Heinrich: I think you have to kind of think about high school students in general. In the classroom settings we saw a lot of signage on the walls, you know, “no cell phones, no talking,” and students, and it’s hard for them to give up their cell phones. So imagine rows of students in front of desk top computers, or sometimes they had laptops, and they were spread around the room and they had headphones or earbuds in so that they can all do their own course and there’s not noise in the room from everybody’s different courses. But what we often saw was that certainly the headphones were on or the earbuds were in, but often the students had them plugged into their cell phone, listening to music, sometimes they would be downloading music online, sometimes students would be watching a football game online. So you put a device in front of the students and expect them to work for hours on it and not surprisingly, they’re off doing other things, just like those of us who work all day long in front of a computer, once in a while you go off and you go to different websites just to kind of refresh.
Chancellor: But Heinrich says that their concern was that students weren’t just occasionally refreshing by looking at something else online, but that they weren’t really listening to the videos or engaging with them at all.
Heinrich: It’s hard to imagine that they’re learning the content and so then when they come to an assessment, what we oftentimes saw—again, they’re in front of a computer—they could go to a website and they could just Google, so they paste in the text of the question, and Google and see what they find. Now, there might still be some work in determining what’s the right answer but most of the tests are multiple choice questions, too, so they’re not writing essays, they’re not in discussions with their fellow students, there’s no group project work. So, some of the other ways that we think about engaging students and actually learning content, to make it interesting—hands-on learning. One student I talked to who was graduating and who had told me that she had taken courses online all four years of her high school and she said specifically that she really missed the opportunity for hands-on learning or more engagement with her peers in the learning process.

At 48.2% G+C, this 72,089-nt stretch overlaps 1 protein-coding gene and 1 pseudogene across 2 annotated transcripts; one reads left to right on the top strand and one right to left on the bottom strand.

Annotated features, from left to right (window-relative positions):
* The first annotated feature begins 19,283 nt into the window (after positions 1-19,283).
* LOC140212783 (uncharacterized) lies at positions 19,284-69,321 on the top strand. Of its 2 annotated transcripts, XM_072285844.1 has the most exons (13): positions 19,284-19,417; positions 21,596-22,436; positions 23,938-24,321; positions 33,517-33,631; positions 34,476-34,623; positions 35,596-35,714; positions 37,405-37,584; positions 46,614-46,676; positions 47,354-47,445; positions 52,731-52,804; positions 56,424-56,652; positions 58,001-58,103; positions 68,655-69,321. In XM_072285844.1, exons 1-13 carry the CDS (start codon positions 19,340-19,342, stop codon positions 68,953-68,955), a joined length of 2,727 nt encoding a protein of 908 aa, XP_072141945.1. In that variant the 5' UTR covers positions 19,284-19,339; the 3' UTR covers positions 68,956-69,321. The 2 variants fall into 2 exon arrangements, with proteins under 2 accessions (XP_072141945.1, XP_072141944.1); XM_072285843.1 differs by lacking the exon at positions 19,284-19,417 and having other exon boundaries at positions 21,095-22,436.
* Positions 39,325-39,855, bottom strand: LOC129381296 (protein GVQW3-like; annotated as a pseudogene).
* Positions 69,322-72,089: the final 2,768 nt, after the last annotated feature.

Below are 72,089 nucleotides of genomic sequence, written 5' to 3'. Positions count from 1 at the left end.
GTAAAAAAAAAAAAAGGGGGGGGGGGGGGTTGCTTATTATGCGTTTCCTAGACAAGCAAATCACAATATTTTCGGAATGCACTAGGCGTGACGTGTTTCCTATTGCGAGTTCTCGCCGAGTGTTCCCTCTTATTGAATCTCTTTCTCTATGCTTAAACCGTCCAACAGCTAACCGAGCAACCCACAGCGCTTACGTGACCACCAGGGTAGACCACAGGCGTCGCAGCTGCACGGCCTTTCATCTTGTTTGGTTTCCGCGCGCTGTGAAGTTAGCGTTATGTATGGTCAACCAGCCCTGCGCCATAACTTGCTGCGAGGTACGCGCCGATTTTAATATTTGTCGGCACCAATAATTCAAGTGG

Chancellor: Heinrich’s team was part of a research practice partnership—so they were actively sharing their findings with the district, and some schools had policies about trying to make the learning more engaging and incorporating input from a live instructor. But, in practice, a lot of this came down to the individual instructor and how much they were able to encourage students and work with them. Regardless, one of the problems was that a lot of these instructors were working with very large class sizes.
Heinrich: We saw sometimes rally large student to teacher ratios. For example, up to 70 students for one teacher and maybe an aide, sometimes 40, 45. So that’s a big class to be managing and there’s a lot of logistical things a teacher has to do. So, the students are supposed to be watching instructional videos, have a notebook out, taking notes, and then they’re supposed to bring those notes out when they go to the assessment. And so that was the practice that was encouraged. Again, whether or not that was enforced depended a lot on the live instructor, their interest, and capacity. Students were pretty good about when they saw a teacher stand up and start walking around, getting off the website they weren’t supposed to be on, pulling out their notebook, and looking like they’re doing something. And then when the teacher makes the turn …. back to what they were doing. So, part of our work involved literally hundreds of observations of the educational settings. And we had developed a specific research instrument that we used to document the interactions we observed between the teachers and the students, the students and the technology, the student, teacher, and technology interacting. Something we called “student digital citizenship.” So, were the students using the technology in the ways it was intended or in unintended ways? We looked at the classroom environment which could also affect students, so, how much was going on with their peers around them to distract them from learning and sometimes teachers were stricter in the classroom and sometimes teachers let the students do whatever they wanted and so there was a lot less engagement on the part of the students when a lot of your peers are goofing around, talking, doing other things. It’s harder for you to just sit in front of your computer.